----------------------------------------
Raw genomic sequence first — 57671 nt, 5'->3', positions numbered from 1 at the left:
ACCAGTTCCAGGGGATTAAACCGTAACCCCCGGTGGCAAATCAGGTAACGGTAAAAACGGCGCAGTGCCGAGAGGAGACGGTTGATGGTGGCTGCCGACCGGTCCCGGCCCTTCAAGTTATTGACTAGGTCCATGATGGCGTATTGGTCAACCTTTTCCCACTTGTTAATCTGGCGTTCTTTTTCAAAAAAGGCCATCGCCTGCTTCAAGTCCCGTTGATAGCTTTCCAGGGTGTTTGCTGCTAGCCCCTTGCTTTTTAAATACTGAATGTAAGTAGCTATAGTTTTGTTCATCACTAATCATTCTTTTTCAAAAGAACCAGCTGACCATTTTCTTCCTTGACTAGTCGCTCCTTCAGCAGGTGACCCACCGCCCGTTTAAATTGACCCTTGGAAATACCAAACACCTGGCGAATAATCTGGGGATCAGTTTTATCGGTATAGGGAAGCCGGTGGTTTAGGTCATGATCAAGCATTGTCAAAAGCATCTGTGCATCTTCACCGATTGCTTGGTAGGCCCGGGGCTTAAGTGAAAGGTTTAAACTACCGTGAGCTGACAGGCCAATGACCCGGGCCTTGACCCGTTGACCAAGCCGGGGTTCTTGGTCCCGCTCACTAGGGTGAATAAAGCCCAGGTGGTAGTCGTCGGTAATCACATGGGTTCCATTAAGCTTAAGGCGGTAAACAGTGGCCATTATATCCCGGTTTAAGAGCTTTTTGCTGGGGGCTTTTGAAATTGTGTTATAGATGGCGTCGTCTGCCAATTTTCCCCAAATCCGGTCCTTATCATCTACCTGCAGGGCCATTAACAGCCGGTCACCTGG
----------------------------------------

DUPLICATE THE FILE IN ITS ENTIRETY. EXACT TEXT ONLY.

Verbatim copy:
Raw genomic sequence first — 57671 nt, 5'->3', positions numbered from 1 at the left:
ACCAGTTCCAGGGGATTAAACCGTAACCCCCGGTGGCAAATCAGGTAACGGTAAAAACGGCGCAGTGCCGAGAGGAGACGGTTGATGGTGGCTGCCGACCGGTCCCGGCCCTTCAAGTTATTGACTAGGTCCATGATGGCGTATTGGTCAACCTTTTCCCACTTGTTAATCTGGCGTTCTTTTTCAAAAAAGGCCATCGCCTGCTTCAAGTCCCGTTGATAGCTTTCCAGGGTGTTTGCTGCTAGCCCCTTGCTTTTTAAATACTGAATGTAAGTAGCTATAGTTTTGTTCATCACTAATCATTCTTTTTCAAAAGAACCAGCTGACCATTTTCTTCCTTGACTAGTCGCTCCTTCAGCAGGTGACCCACCGCCCGTTTAAATTGACCCTTGGAAATACCAAACACCTGGCGAATAATCTGGGGATCAGTTTTATCGGTATAGGGAAGCCGGTGGTTTAGGTCATGATCAAGCATTGTCAAAAGCATCTGTGCATCTTCACCGATTGCTTGGTAGGCCCGGGGCTTAAGTGAAAGGTTTAAACTACCGTGAGCTGACAGGCCAATGACCCGGGCCTTGACCCGTTGACCAAGCCGGGGTTCTTGGTCCCGCTCACTAGGGTGAATAAAGCCCAGGTGGTAGTCGTCGGTAATCACATGGGTTCCATTAAGCTTAAGGCGGTAAACAGTGGCCATTATATCCCGGTTTAAGAGCTTTTTGCTGGGGGCTTTTGAAATTGTGTTATAGATGGCGTCGTCTGCCAATTTTCCCCAAATCCGGTCCTTATCATCTACCTGCAGGGCCATTAACAGCCGGTCACCTGG